Wi-Lan co-founder resigns over conflict with company

Wi-Lan co-founder, Hatim Zaghloul, has resigned over a disagreement with the company's direction.

Hatim Zaghloul, co-founder of Wi-Lan Inc., has resigned from the board of the Calgary wireless technology company after an apparent disagreement with management over the company's future direction.

Wi-Lan said Wednesday that Zaghloul had left, citing concerns over "the timing of implementation of company strategies."

Zaghloul was apparently reacting to a company decision earlier this month to divest Wi-Lan's product lines, and license intellectual property and patent rights instead.

Wi-Lan was founded in 1992 to commercialize innovative wireless technology that Zaghloul had invented. In subsequent years, he held various management positions, including president and chief executive officer.

He was replaced as CEO a year ago.

Since then, the company has moved away from the production of Zaghloul's patented broadband wireless technologies, preferring to license the technology instead.

Chairman Bill Hews confirmed the new strategy in a statement.

"The board approved the elements of the strategic plan and appreciated Dr. Zaghloul's support," Hews said in a statement. "We will continue to implement the plan, targeting to deliver on Wi-Lan's potential while managing inherent risks."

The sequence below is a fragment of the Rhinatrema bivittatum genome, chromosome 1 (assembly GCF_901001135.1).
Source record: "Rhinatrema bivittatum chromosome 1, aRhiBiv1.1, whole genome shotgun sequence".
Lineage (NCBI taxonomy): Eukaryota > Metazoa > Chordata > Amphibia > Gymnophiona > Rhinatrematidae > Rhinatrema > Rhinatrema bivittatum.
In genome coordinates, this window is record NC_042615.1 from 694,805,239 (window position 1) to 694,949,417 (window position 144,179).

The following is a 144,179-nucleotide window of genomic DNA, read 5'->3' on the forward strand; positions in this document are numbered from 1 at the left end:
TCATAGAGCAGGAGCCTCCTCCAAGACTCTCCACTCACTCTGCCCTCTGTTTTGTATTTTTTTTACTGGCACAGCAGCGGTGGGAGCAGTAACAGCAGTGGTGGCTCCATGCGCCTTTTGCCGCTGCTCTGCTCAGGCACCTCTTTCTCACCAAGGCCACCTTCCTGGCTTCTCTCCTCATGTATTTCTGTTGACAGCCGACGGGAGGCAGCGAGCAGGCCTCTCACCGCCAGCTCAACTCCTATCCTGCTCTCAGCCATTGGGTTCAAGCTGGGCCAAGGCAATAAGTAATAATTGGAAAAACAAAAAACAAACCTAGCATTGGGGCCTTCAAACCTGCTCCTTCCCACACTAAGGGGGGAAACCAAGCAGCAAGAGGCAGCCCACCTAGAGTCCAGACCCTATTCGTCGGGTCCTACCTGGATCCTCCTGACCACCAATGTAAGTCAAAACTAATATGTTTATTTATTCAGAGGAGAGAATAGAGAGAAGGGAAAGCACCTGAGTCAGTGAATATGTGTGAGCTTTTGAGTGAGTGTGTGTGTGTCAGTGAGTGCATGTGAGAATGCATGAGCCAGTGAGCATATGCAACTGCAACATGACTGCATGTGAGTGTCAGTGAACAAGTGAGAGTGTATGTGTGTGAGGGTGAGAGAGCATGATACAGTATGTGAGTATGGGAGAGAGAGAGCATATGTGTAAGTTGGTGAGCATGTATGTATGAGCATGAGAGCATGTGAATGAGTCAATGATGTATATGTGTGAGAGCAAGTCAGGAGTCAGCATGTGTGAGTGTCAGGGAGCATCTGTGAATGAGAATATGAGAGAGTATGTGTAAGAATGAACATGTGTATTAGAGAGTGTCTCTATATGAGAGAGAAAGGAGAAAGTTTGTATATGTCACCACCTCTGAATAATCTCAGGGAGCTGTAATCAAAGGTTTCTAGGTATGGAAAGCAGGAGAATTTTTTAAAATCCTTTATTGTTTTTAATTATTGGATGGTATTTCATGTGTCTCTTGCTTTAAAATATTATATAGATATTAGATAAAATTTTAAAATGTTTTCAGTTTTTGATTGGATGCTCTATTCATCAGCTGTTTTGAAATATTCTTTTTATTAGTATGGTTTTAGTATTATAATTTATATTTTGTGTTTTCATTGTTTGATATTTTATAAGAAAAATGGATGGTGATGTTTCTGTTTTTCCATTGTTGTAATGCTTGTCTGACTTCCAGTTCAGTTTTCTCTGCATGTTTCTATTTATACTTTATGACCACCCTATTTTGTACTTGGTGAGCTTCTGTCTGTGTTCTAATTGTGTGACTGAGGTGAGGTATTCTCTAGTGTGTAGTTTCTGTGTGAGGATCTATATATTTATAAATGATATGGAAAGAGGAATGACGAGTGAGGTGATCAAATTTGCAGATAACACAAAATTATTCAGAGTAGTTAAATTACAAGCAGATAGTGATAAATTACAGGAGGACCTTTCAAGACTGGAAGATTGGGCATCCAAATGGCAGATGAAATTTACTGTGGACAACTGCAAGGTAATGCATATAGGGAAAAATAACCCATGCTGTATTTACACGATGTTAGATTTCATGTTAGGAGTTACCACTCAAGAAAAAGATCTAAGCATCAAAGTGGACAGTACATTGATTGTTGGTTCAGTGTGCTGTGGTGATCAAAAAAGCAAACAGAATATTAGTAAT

In his statement Feb. 2, CEO Bill Dunbar referred to a major patent-licensing deal with Cisco Systems Ltd. as an indication of where the company was headed. Under that agreement, Cisco bought several of Wi-Lan's patents and then granted Wi-Lan a licence to use the patents in its products.

Dunbar has since resigned.

Last week, Wi-Lan announced a second deal. It said it had agreed to sell its TIL-TEK antenna manufacturing division to Kavveri Telecom Products Ltd. of Bangalore, India, for net proceeds of about $2 million.

Wi-Lan shares (TSX:WIN)closed Wednesday at 66 cents, down one cent, on the Toronto Stock Exchange.

During the height of the tech-sector bubble, the stock spiked to as high as $94 in March 2000 but has been below $5 for most of the past five years.